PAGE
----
On January 15, 2015, the Federal Trade Commission announced increases to the reporting thresholds and exemptions that, under the Hart-Scott-Rodino Act of 1976 (the “HSR Act”), dictate whether companies must notify antitrust authorities about a transaction. To keep pace with inflation, the HSR Act requires the FTC to adjust reporting and exemption thresholds annually based on changes in the gross national product. The revised thresholds apply to all transactions that close on or after the effective date, which is 30 days after the Federal Register publishes the FTC’s announcement (likely within the next week).

Under the new thresholds:

The minimum size-of-transaction threshold is $76.3 million (up from $75.9 million). Acquisitions below this threshold are not reportable.

Transactions exceeding the size-of-transaction threshold—but less than $305.1 million—are reportable if the ultimate parent entity of one party has sales or assets of at least $152.5 million and the ultimate parent entity of the other party has sales or assets of at least $15.3 million (up from $151.7 million and $15.2 million, respectively) (the “size-of-person” test).

Transactions valued at more than $305.1 million (up from $303.4 million) are reportable regardless of the size-of-person test.

Filing fees did not change, but the size-of-transaction thresholds (on which the filing fee is based) increased. Under the new thresholds, the filing fee is:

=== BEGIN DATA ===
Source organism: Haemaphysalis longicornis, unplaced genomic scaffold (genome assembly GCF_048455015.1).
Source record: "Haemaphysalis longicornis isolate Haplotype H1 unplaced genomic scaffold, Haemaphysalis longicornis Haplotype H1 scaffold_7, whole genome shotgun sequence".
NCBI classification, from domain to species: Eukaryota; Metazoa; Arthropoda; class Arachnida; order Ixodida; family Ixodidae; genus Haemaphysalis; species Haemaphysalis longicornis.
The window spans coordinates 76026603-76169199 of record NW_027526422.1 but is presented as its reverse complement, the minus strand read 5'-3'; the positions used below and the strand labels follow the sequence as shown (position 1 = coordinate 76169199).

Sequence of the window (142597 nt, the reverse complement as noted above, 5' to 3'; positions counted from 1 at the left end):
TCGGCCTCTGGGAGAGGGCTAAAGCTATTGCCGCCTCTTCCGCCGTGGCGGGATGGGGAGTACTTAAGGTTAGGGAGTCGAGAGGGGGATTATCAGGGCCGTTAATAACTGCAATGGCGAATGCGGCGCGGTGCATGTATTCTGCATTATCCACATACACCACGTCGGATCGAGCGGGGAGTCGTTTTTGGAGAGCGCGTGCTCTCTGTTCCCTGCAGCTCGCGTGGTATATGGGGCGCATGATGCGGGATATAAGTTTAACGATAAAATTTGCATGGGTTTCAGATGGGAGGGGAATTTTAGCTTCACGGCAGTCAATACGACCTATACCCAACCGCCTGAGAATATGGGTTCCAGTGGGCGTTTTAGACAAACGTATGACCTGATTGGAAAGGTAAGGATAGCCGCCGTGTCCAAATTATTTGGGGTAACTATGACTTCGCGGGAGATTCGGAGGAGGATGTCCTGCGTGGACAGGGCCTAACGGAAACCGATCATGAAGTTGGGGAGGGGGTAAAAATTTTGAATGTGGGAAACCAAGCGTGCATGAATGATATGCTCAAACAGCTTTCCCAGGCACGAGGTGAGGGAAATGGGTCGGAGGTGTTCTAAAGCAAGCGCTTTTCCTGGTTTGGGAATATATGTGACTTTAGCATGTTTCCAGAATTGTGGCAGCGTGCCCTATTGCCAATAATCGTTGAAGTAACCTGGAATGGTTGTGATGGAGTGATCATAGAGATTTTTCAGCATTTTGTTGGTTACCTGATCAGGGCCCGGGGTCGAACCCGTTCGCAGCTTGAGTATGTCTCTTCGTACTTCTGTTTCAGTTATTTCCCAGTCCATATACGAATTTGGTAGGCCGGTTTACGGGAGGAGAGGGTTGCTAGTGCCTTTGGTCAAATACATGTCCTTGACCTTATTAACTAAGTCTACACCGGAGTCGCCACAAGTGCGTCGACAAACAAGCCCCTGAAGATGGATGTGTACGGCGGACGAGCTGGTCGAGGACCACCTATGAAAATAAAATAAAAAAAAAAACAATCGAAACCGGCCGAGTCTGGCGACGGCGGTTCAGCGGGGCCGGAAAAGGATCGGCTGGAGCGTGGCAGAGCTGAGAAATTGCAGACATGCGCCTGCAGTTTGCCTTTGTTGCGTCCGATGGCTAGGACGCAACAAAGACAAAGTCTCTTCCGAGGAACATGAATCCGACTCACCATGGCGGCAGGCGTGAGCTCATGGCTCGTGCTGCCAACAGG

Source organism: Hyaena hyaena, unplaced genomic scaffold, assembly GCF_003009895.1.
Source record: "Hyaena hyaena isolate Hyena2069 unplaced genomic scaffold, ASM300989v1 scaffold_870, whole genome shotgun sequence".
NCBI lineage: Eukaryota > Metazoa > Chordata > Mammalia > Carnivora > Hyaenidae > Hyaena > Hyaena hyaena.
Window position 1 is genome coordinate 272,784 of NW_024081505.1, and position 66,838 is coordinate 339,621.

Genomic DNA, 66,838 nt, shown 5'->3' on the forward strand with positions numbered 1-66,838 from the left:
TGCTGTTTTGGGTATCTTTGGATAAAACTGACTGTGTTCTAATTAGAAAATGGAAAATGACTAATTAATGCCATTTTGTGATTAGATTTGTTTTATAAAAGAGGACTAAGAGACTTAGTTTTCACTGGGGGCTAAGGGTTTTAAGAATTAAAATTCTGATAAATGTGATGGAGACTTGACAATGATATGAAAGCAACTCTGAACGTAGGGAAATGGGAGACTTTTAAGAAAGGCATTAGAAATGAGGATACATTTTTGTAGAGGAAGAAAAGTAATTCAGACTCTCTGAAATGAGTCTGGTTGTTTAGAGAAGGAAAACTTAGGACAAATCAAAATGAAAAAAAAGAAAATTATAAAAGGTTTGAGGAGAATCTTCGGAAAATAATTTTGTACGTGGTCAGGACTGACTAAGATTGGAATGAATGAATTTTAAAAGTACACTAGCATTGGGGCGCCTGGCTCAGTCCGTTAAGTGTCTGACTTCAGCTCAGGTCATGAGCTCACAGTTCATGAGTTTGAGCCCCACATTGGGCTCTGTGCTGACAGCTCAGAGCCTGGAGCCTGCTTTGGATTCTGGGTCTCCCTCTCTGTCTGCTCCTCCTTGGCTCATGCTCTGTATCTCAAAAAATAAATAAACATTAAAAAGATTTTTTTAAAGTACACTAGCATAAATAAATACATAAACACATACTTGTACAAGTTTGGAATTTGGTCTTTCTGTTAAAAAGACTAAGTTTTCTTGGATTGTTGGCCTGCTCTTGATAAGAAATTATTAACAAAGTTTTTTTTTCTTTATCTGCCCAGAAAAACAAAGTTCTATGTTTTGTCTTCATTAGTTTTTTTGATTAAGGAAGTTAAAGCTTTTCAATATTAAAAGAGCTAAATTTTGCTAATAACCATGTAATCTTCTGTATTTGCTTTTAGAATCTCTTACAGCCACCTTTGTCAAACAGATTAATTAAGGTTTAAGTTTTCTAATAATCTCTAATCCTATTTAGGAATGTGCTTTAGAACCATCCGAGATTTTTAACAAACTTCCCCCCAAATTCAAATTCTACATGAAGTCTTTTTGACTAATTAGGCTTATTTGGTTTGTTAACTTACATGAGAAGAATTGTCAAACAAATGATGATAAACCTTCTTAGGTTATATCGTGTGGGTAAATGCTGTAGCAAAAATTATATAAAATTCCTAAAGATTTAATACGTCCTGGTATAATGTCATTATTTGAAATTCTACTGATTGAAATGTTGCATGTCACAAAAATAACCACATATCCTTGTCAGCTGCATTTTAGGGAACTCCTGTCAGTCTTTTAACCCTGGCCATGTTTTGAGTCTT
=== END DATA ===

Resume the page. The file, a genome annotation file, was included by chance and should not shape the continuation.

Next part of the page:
• $45,000 for transactions with a value of at least $76.3 million but less than $152.5 million (up from $151.7 million).
  • $125,000 for transactions with a value of at least $152.5 million but less than $762.7 million (up from $758.6 million).
  • $280,000 for transactions with a value of at least $762.7 million.

The notification threshold for 25% of the outstanding voting shares is $1.525 billion; and for 50% of the outstanding voting shares, $76.3 million (up from $1.517 billion and $75.9 million, respectively).

Even if a transaction is reportable based on the above thresholds, it may qualify for one of the HSR Act’s exemptions, some of which also contain changed financial thresholds. For example, a U.S. person’s acquisition of a foreign issuer’s stock is exempt, unless the foreign issuer has either U.S. assets or sales exceeding $76.3 million (up from $75.9 million). Elaborate rules govern deal valuation and exemptions under the HSR Act. Consult HSR counsel to determine whether a deal is reportable.

To read the FTC news release, please click here.